The impossibility of the letters themselves makes writing them an almost impossibly steep uphill drag. If your words have no chance of being heard by the other person, that’s literally all she wrote.
If it’s already been demonstrated over and over that the other person will not listen to you, why would writing those same words on paper and mailing them have a better effect? If you know your words will never be read, or, if read, never acknowledged, or, if acknowledged, never responded to, clearly you are attempting the impossible.
Still, there are times when the letter may begin to form itself in your mind, seem like the best idea on the subject, impossible as it also is. One benefit of exerting yourself to write an impossible letter, of course, is setting the issues out as clearly as possible for yourself as you write.
You hit on a new angle for presenting resolution of the conflict that disrupted a long, loving relationship, say the idea of introducing death, our inevitable fate in our declining years, as a way of playing a poignant chord. To the person who will not hear, that is merely a crude emotional ploy for undeserved sympathy. Now you are pathetically playing the violin to try to move them to feel sorry for you, even though you don’t deserve even a hearing after the unforgivable crimes you’ve committed.
Tender memories you offer as proof of affection are cast aside as manipulation. A factual point you make is more proof that you are a joyless reciter of biased facts to support your insane lawyerly arguments. A gift you send need not be acknowledged to be another offensive example of this kind of dirty emotional game.
The facts won’t work, no agreement is possible about the scope or nature of the conflict, no softening of a rigidly defended position, no acknowledgment of a mutual problem — and no appeals to caring, sharing, love and sentiment.
Add those restrictions up and you get one impossible letter. The letter itself, no matter how well you craft it, has zero chance of persuading that person of something they are programmed to reject, if you can even get the letter read. If these letters ever are actually read, you will almost never get any acknowledgment. In the rare case that you do, it will be to use the letter as a stick to poke you in the eye with.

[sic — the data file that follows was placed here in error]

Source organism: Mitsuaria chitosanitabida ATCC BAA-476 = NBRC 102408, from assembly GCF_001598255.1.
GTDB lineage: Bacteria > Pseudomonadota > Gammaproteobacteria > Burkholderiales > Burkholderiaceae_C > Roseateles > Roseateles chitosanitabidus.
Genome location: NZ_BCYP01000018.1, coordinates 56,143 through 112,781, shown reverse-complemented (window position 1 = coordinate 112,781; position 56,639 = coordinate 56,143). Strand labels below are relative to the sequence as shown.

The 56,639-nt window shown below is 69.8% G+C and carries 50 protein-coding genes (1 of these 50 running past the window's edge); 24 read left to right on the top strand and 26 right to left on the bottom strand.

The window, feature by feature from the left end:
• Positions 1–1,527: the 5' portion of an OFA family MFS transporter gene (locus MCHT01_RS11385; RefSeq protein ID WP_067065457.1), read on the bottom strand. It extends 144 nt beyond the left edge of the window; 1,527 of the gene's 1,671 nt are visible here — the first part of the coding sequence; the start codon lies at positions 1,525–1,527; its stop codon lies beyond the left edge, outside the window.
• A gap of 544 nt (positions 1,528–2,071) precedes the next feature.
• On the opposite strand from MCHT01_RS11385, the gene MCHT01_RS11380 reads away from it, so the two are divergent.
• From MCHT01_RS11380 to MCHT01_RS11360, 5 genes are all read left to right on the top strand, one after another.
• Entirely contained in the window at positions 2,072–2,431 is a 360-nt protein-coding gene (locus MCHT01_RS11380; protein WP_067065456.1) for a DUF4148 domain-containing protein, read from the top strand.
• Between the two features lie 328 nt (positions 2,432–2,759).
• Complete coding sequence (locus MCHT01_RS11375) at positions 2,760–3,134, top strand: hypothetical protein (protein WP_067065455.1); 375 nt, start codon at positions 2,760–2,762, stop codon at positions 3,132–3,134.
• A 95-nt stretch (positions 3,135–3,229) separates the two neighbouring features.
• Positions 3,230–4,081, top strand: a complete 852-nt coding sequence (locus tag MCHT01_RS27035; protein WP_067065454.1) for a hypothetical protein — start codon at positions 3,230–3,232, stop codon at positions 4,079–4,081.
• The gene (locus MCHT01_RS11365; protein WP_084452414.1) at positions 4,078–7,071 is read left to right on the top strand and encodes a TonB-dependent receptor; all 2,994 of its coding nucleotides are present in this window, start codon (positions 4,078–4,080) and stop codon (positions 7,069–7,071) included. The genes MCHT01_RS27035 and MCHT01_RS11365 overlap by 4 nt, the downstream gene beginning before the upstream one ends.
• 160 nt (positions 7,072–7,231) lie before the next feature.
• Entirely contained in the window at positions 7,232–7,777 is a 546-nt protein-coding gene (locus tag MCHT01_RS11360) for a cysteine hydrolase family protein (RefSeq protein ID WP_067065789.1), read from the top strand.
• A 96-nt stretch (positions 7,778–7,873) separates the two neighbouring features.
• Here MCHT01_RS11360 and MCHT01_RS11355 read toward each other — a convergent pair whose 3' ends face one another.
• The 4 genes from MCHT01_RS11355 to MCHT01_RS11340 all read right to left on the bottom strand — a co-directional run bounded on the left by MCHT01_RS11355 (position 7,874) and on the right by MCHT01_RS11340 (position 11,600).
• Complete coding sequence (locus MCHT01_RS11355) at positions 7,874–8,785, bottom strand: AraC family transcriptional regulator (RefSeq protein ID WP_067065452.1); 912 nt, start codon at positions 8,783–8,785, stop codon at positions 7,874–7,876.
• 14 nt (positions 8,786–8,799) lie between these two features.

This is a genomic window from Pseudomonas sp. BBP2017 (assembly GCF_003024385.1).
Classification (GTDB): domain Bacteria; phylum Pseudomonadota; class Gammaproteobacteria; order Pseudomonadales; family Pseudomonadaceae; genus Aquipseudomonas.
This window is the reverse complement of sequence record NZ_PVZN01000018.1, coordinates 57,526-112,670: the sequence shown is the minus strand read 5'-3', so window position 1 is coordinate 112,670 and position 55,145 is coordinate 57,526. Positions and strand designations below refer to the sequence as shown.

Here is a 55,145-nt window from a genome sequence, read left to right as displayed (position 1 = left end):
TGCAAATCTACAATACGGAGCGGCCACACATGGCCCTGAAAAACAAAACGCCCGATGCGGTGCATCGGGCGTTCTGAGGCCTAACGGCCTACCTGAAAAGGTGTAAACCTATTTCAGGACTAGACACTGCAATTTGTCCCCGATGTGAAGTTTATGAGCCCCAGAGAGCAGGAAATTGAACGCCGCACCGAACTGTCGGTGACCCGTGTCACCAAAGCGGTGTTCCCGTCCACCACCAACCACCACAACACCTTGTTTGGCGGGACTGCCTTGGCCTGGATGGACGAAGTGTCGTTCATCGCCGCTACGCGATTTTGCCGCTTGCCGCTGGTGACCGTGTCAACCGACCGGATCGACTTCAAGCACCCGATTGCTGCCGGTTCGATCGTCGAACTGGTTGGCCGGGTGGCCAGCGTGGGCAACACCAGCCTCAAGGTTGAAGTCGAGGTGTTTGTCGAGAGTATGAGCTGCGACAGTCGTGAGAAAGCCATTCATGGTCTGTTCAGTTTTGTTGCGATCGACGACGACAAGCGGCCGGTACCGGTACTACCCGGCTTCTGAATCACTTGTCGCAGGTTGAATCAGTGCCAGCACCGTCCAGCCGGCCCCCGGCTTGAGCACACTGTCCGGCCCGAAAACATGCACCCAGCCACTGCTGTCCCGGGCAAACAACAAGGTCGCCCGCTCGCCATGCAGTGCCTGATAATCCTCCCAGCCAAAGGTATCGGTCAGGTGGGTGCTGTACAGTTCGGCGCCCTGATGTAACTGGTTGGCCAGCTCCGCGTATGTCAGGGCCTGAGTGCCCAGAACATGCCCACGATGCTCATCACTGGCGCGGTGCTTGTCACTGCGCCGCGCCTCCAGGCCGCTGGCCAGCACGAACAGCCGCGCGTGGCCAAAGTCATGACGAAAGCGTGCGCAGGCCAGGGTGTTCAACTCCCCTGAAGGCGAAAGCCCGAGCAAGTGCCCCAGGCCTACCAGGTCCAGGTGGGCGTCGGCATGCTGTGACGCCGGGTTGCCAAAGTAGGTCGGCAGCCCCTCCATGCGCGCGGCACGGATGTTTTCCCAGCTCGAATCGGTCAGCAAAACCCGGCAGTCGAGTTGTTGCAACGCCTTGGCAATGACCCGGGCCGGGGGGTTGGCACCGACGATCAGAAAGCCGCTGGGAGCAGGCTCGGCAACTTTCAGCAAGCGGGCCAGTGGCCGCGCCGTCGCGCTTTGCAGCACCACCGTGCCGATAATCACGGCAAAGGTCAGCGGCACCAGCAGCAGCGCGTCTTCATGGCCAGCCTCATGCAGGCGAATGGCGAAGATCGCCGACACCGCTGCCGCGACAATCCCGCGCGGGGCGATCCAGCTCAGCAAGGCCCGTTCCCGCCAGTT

A few months back I sent a letter, a last attempt to make peace, during the ten days after the Jewish New Year, days set aside for settling debts, seeking forgiveness, making amends. I wrote this letter after my old friend, a Jew who prays at dawn every day, in the manner of the most orthodox Jews, stormed out of a restaurant a few days before Yom Kippur (the day religious Jews believe that God inscribes the future for every human for the coming year) when I “blindsided” him with a conversation about forgiveness that he didn’t want to hear, was not able to think about without becoming indignant.
A few days later I sat down and wrote him a letter I somehow didn’t yet understand was impossible. I felt better once I’d set the thoughts and feelings down on a page. I actually slept better right after I mailed it, the burden of fixing a long friendship suddenly turned to senseless, total war off of my shoulders. The issues were clear enough, the letter was simple and short. The next move now belonged to my friend and his wife (I’d written and mailed a short note to her, assuring her of my love). I had three or four nights of untroubled sleep for the first time in a year, since our sudden, traumatic falling out.